The Forty-spotted Pardalote (Pardalotus quadragintus) is a rare Tasmanian bird that is now largely confined to Bruny Island, Maria Island and two small patches of forest on coastal mainland Tasmania. They rely on forests where their preferred food tree, white gums (Eucalyptus viminalis), are present to survive. As their former range has contracted, remaining populations now face several threatening processes, including low nesting site availability, competitors, ongoing habitat degradation, and parasitism by the larvae of an ectoparasitic fly that causes severe nestling mortality.
Given the current threats, understanding more about the remaining population is crucial for their future management. As part of a project supported by NRM South and funded in part by the Australian Government, researchers from the Australian National University’s Difficult Birds Research Group undertook the first comprehensive genetic assessment of the species.
Sites where genetic samples were collected.
Researchers collected blood samples across the remaining populations which were then assessed in a laboratory. The good news is that genetic diversity is well distributed across remaining populations, with no signs of inbreeding an no immediate need for genetic management. However, ANU researchers recommend genetic monitoring, with Maria Island being a short-term priority due to the lower genetic diversity found in that population.
The study also found population genetic structure (a measure of genetic differentiation) corresponding to geographical barriers and fragmentation. The major genetic difference occurred between Maria Island and the southern populations.
“We found birds from Bruny Island on mainland sites which is encouraging and highlights the importance of Bruny Island for maintaining adjacent populations, and the potential for habitat and threat management to promote population expansion via colonisation.” Dr Alves said.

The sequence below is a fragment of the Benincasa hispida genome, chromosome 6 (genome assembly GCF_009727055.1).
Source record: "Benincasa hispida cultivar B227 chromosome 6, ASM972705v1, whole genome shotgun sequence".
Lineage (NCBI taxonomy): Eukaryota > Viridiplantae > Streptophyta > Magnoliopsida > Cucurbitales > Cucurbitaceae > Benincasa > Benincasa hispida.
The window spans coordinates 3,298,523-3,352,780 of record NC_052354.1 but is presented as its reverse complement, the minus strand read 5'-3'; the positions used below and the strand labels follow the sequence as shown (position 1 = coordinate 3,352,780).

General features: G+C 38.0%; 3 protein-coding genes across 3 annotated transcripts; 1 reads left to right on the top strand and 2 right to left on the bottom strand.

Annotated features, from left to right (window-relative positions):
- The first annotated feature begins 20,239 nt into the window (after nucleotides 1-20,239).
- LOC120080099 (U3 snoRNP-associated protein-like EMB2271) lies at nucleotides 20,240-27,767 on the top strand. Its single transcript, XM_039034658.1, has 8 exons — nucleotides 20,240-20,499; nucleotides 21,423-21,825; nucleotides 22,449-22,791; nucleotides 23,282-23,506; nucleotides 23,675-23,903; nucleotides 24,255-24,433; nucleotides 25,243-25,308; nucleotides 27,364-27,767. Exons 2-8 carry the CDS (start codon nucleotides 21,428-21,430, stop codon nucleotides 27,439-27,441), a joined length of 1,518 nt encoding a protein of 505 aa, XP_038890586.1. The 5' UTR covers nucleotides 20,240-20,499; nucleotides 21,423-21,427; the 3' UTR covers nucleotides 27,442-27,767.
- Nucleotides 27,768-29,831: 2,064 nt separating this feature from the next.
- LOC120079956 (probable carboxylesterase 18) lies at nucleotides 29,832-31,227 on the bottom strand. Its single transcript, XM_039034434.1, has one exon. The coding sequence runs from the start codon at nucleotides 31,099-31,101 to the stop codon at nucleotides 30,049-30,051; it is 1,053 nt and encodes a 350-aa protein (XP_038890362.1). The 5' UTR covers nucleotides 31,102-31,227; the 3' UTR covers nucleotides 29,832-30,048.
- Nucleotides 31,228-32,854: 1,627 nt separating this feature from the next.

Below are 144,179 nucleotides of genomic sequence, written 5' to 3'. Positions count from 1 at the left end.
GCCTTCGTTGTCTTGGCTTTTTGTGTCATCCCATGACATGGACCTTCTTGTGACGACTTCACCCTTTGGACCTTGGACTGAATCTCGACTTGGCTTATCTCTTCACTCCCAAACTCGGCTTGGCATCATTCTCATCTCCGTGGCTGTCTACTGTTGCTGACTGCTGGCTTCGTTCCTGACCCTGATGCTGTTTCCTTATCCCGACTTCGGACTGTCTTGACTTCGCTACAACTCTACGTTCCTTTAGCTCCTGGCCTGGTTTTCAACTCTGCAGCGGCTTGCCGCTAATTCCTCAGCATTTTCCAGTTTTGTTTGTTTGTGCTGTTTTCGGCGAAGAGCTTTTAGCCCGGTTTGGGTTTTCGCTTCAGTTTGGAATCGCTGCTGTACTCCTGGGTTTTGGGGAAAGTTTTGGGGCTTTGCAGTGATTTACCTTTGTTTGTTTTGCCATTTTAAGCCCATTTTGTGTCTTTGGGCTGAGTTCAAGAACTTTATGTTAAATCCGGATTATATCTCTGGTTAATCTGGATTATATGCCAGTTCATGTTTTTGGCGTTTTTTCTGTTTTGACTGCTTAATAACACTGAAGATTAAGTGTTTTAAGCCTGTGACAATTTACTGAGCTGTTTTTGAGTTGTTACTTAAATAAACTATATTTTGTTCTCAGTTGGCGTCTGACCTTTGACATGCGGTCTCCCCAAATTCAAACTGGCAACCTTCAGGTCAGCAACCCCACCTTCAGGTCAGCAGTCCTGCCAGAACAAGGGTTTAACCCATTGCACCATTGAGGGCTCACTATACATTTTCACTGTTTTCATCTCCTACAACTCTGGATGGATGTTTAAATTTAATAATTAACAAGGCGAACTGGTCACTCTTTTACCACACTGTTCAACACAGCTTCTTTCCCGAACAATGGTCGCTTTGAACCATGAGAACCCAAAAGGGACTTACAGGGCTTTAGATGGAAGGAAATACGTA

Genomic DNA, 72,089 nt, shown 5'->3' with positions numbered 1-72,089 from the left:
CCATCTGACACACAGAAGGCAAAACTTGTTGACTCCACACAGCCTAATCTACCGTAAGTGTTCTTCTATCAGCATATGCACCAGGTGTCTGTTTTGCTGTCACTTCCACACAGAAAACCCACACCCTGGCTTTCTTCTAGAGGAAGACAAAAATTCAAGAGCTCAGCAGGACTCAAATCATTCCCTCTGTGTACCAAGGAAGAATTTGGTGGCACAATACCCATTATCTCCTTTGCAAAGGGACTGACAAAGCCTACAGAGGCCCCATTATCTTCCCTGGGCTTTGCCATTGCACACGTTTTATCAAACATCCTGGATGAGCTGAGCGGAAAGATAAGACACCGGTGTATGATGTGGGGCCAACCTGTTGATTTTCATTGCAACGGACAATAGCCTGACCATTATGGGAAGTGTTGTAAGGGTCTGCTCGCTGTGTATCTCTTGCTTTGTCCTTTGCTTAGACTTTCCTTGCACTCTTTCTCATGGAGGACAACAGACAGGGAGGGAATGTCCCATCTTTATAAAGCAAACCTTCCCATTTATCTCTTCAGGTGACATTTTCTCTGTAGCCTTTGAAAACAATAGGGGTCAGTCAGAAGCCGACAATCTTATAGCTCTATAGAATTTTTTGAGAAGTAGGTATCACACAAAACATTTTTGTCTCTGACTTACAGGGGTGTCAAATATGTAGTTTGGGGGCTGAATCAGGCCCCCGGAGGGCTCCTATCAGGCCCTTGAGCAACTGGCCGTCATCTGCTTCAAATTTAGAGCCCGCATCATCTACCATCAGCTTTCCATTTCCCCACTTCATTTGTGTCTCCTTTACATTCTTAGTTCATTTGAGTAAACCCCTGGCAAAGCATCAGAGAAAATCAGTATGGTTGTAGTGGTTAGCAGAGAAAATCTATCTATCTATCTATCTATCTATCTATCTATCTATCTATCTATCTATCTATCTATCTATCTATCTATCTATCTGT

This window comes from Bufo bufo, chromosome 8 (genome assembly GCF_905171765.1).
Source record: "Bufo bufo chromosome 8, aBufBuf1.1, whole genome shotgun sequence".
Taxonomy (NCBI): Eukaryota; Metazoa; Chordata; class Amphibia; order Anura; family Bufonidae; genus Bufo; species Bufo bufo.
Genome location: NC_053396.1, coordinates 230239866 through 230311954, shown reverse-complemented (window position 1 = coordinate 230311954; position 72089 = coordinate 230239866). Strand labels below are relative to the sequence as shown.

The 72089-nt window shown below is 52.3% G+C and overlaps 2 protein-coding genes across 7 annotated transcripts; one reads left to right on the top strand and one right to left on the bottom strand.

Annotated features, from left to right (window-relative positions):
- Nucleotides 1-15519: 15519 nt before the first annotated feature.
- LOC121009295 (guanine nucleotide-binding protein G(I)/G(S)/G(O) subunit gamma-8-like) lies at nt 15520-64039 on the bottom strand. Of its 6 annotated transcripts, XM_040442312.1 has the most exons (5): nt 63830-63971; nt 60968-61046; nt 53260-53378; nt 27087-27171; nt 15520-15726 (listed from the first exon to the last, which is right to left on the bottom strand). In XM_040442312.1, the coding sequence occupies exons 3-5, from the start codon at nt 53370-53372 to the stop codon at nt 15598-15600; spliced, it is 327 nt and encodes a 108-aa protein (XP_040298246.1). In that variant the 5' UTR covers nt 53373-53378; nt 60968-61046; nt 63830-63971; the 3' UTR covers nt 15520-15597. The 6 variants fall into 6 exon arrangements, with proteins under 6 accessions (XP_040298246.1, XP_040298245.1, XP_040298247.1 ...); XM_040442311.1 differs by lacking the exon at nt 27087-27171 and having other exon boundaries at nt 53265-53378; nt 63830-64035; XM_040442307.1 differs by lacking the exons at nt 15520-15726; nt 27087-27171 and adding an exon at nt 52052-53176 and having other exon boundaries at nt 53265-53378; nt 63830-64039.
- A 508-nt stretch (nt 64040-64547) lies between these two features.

Another important finding was evidence of small effective population size. In simple terms, “effective population size” corresponds to the number of breeding individuals in the population. This finding shows that some populations might be vulnerable to a decline in genetic fitness which would increase their risk of extinction. These results highlight the importance of implementing actions that will increase population size, and to carefully plan management interventions.
“Translocation has been proposed as a management option to create insurance populations. However, given the small effective population size we found, and environmental pressures from existing threats, translocations would have to be carefully planned and shouldn’t be a priority at this stage. Sourcing birds for translocation efforts would rely on wild populations as there is no captive bred population, and intensive collection of founders can negatively impact the remaining source population.”
The researchers suggest that the priority management actions for the conservation of genetic diversity should focus on increasing effective population size and maintaining or enhancing connectivity among the southern populations via habitat restoration.
These actions should be complemented by ongoing genetic monitoring to assess the future need for direct genetic management actions, such as translocations to enhance genetic diversity if there is an observed decline.
This study has important implications for the management of forty-spotted pardalotes and shows that by assessing contemporary genetics, valuable information for conservation planning and decision-making can be produced to guide management actions.
Incorporating genetic monitoring alongside other habitat management actions will inform appropriate interventions and increase the chances of species recovery.
This study was published in the peer-review Journal Heredity and is freely available online at https://www.nature.com/articles/s41437-023-00609-6